General support principles
Most of the guidance to Chaplaincies contained in this set of ‘User Guides’ has been aimed at the obvious physical and practical issues relating to the well-being of the Chaplain and their family.
This Guide offers some alternative, more spiritual approaches to well-being. These are commended to both Laity and Clergy for consideration and local implementation, as required.
The list is not exhaustive and local knowledge may provide additional possibilities for local (or indeed broader) application. Clearly, different Chaplains will have different requirements and choices. Some may need few if any of the following suggestions, while others may opt to take strength from involvement in several of the activities. Chaplaincy Laity need to be aware of their Chaplain’s needs and wishes; and encourage the Chaplain to consider how they might best benefit from the ideas presented here. The Chaplain may require financial support from the Chaplaincy or the Archdeaconry Continuing Ministerial Development (CMD) fund (which may be held at within a chaplaincy or the archdeaconry).
In addition to formal ‘Chapter Meetings’, clergy often create informal ‘Cluster Groups’. These provide Chaplains with the opportunity to get together informally to study, discuss matters of mutual interest, share their concerns, and seek solutions to problems – and enjoy the company of others who understand their situation. In our Diocese, where clergy can feel very isolated, Cluster Groups have shown their worth, and the benefits to Chaplains are plain to see. Groups may be established on a geographic basis or by like-minded Chaplains (Church tradition, interests, etc) or in some other way. This is not important – what is important is to have a group where clergy can bounce ideas around or just have a good moan in the presence of colleagues!
The value of a ‘Retreat’ varies from person to person. However, it is an important means of recharging the spiritual batteries. Chaplaincies should support their Chaplains should they wish to go on Retreat. A Retreat is an activity that enables a Chaplain to carry out their role – and should therefore not be counted as a period of leave! It is worth seeking to claim the financial costs of attending a retreat, at least in part, from the Archdeaconry or Chaplaincy Continuing Ministerial Development (CMD) Fund.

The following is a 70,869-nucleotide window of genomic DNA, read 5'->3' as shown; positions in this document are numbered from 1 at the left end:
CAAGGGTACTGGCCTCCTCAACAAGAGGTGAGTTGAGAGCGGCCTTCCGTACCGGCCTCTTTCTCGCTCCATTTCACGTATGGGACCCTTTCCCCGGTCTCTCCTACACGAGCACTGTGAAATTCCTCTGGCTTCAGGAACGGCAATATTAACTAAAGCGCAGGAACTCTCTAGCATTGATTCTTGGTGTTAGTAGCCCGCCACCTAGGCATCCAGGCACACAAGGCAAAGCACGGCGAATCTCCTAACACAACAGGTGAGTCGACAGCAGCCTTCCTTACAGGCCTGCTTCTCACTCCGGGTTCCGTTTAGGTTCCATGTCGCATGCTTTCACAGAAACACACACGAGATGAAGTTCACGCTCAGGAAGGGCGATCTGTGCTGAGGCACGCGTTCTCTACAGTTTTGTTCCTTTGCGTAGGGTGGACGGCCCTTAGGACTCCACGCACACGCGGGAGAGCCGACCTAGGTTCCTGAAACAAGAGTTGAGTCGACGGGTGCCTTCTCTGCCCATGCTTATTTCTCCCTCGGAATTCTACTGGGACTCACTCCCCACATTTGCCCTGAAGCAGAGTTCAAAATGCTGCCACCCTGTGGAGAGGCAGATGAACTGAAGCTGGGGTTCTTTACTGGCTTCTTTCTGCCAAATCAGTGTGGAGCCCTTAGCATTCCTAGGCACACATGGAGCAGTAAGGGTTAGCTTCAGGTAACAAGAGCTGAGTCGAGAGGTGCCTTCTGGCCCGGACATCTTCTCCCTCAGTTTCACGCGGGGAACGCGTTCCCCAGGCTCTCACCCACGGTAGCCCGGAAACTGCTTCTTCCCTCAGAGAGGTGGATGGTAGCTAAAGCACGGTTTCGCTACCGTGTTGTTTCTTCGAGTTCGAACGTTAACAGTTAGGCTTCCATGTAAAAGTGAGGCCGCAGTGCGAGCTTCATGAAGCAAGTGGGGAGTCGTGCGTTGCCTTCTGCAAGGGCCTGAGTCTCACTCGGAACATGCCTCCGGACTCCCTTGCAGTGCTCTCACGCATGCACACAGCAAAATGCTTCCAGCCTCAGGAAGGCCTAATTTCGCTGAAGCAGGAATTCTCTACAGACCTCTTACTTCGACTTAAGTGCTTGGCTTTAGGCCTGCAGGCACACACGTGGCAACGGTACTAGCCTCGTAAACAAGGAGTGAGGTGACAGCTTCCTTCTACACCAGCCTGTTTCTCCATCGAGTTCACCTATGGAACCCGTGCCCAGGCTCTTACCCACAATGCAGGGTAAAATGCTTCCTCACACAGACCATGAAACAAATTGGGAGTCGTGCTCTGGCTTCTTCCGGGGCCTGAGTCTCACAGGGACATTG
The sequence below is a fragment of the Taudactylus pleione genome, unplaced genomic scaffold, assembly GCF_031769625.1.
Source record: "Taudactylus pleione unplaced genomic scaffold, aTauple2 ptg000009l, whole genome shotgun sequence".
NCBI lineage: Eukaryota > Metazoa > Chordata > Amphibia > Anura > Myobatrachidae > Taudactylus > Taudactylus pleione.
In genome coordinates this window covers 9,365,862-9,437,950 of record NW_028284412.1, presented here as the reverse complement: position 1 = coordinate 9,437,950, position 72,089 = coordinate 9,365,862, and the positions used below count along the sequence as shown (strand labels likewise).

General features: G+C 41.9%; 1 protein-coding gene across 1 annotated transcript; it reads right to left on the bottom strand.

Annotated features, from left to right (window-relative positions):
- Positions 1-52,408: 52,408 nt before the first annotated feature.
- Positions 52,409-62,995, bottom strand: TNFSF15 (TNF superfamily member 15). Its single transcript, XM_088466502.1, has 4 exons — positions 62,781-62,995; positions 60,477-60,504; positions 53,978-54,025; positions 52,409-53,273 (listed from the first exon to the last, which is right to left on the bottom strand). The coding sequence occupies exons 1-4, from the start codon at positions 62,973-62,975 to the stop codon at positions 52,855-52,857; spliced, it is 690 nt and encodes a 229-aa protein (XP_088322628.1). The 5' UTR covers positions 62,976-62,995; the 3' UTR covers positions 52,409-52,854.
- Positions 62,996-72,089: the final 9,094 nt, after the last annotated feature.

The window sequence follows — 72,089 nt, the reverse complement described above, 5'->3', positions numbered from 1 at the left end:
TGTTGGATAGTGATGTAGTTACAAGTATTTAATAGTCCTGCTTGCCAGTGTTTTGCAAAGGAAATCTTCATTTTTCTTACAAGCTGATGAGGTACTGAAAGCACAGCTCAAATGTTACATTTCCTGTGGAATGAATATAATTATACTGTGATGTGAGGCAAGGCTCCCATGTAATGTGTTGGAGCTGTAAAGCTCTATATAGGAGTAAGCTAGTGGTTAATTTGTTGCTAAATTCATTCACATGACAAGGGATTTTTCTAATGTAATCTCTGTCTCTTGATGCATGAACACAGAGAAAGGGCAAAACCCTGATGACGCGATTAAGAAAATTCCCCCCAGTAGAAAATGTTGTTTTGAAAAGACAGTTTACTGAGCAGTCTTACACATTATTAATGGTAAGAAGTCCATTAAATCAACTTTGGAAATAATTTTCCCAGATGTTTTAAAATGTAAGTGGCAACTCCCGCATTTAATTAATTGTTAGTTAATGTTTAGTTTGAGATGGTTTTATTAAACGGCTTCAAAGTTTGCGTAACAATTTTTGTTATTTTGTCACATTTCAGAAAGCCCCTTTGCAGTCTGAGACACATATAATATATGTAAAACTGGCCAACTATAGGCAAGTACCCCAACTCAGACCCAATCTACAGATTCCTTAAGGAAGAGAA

For some Chaplains contact with their Spiritual Director provides support and nourishment and is an important facet of their life. Chaplaincies should support their Chaplain’s wishes in this area.
NB the Diocese has a team of trained Spiritual Directors. For more information, your Chaplain should contact the Diocesan Spirituality Advisor.
For some Chaplains it may be useful to avail themselves of what might be described as a ‘work consultant’. This is a person who can help with the practical aspects of a working role such as boundaries, time management, and working relationships. This role could be taken on by a trusted fellow chaplain with experience, or an Area Dean or Archdeacon. Equally, it could be someone from outside the Diocesan structures but from within the UK-based national network of work consultants. Archdeacons can advise on this. Any reasonable fee for this assistance should be regarded as a part of the usual chaplaincy expenses.
A Trusted Colleague/Friend
A ‘confidant/confidante’ with whom a Chaplain feels free to share their concerns, hopes and aspirations in an entirely confidential and open manner can be of enormous value. It can be useful as a means of testing ideas, calming fears and generally ‘putting the world/chaplaincy to rights’. In many cases it is better if such a person is not a member of the chaplaincy. Members of the Laity (possibly from another Chaplaincy), who act as mentors in their professional lives, could be encouraged to use their skills to support our clergy though great care should be given to ensuring confidentiality.